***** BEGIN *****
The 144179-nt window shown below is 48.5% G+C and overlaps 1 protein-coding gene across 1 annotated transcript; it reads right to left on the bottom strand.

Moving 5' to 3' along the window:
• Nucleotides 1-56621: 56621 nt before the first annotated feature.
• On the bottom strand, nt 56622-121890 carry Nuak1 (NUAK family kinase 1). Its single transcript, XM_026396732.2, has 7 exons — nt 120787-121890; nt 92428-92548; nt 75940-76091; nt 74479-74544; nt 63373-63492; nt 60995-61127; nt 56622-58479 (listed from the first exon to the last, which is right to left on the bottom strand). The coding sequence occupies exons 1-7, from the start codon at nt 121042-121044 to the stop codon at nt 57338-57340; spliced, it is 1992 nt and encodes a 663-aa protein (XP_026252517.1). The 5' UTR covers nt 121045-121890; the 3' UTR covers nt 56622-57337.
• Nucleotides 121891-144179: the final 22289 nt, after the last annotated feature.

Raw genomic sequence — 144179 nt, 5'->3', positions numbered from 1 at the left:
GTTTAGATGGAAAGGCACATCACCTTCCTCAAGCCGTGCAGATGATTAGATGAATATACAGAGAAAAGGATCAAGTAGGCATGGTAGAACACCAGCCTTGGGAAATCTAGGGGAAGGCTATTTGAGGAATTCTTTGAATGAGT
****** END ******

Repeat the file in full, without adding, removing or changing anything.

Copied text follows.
The 144179-nt window shown below is 48.5% G+C and overlaps 1 protein-coding gene across 1 annotated transcript; it reads right to left on the bottom strand.

Moving 5' to 3' along the window:
• Nucleotides 1-56621: 56621 nt before the first annotated feature.
• On the bottom strand, nt 56622-121890 carry Nuak1 (NUAK family kinase 1). Its single transcript, XM_026396732.2, has 7 exons — nt 120787-121890; nt 92428-92548; nt 75940-76091; nt 74479-74544; nt 63373-63492; nt 60995-61127; nt 56622-58479 (listed from the first exon to the last, which is right to left on the bottom strand). The coding sequence occupies exons 1-7, from the start codon at nt 121042-121044 to the stop codon at nt 57338-57340; spliced, it is 1992 nt and encodes a 663-aa protein (XP_026252517.1). The 5' UTR covers nt 121045-121890; the 3' UTR covers nt 56622-57337.
• Nucleotides 121891-144179: the final 22289 nt, after the last annotated feature.

Raw genomic sequence — 144179 nt, 5'->3', positions numbered from 1 at the left:
GTTTAGATGGAAAGGCACATCACCTTCCTCAAGCCGTGCAGATGATTAGATGAATATACAGAGAAAAGGATCAAGTAGGCATGGTAGAACACCAGCCTTGGGAAATCTAGGGGAAGGCTATTTGAGGAATTCTTTGAATGAGT